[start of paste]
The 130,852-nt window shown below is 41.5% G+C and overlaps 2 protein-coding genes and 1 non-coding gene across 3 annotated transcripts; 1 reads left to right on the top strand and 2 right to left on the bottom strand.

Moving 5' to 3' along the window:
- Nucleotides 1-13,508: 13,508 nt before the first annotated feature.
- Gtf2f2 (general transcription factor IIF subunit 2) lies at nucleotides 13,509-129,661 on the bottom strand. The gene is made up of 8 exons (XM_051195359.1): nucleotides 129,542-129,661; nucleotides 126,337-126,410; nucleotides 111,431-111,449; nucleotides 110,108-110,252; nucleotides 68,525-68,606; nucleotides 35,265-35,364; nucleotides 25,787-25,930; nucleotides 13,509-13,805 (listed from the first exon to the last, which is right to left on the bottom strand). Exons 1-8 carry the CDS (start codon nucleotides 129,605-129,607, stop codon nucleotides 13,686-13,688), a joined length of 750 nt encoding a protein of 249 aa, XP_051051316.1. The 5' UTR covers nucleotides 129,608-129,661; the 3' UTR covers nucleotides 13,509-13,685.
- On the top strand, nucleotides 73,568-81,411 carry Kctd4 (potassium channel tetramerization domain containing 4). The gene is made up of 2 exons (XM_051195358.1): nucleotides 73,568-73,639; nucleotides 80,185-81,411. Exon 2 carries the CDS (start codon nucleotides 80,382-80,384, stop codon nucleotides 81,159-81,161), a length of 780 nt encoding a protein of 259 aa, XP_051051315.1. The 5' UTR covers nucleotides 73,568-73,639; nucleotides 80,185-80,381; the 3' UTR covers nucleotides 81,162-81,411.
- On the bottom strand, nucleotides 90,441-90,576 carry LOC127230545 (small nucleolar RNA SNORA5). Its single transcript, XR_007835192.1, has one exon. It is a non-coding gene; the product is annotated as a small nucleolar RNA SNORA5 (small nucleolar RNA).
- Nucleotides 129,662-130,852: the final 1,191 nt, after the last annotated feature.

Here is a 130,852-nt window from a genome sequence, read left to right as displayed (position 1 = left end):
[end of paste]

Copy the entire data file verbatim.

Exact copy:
The 130,852-nt window shown below is 41.5% G+C and overlaps 2 protein-coding genes and 1 non-coding gene across 3 annotated transcripts; 1 reads left to right on the top strand and 2 right to left on the bottom strand.

Moving 5' to 3' along the window:
- Nucleotides 1-13,508: 13,508 nt before the first annotated feature.
- Gtf2f2 (general transcription factor IIF subunit 2) lies at nucleotides 13,509-129,661 on the bottom strand. The gene is made up of 8 exons (XM_051195359.1): nucleotides 129,542-129,661; nucleotides 126,337-126,410; nucleotides 111,431-111,449; nucleotides 110,108-110,252; nucleotides 68,525-68,606; nucleotides 35,265-35,364; nucleotides 25,787-25,930; nucleotides 13,509-13,805 (listed from the first exon to the last, which is right to left on the bottom strand). Exons 1-8 carry the CDS (start codon nucleotides 129,605-129,607, stop codon nucleotides 13,686-13,688), a joined length of 750 nt encoding a protein of 249 aa, XP_051051316.1. The 5' UTR covers nucleotides 129,608-129,661; the 3' UTR covers nucleotides 13,509-13,685.
- On the top strand, nucleotides 73,568-81,411 carry Kctd4 (potassium channel tetramerization domain containing 4). The gene is made up of 2 exons (XM_051195358.1): nucleotides 73,568-73,639; nucleotides 80,185-81,411. Exon 2 carries the CDS (start codon nucleotides 80,382-80,384, stop codon nucleotides 81,159-81,161), a length of 780 nt encoding a protein of 259 aa, XP_051051315.1. The 5' UTR covers nucleotides 73,568-73,639; nucleotides 80,185-80,381; the 3' UTR covers nucleotides 81,162-81,411.
- On the bottom strand, nucleotides 90,441-90,576 carry LOC127230545 (small nucleolar RNA SNORA5). Its single transcript, XR_007835192.1, has one exon. It is a non-coding gene; the product is annotated as a small nucleolar RNA SNORA5 (small nucleolar RNA).
- Nucleotides 129,662-130,852: the final 1,191 nt, after the last annotated feature.

Here is a 130,852-nt window from a genome sequence, read left to right as displayed (position 1 = left end):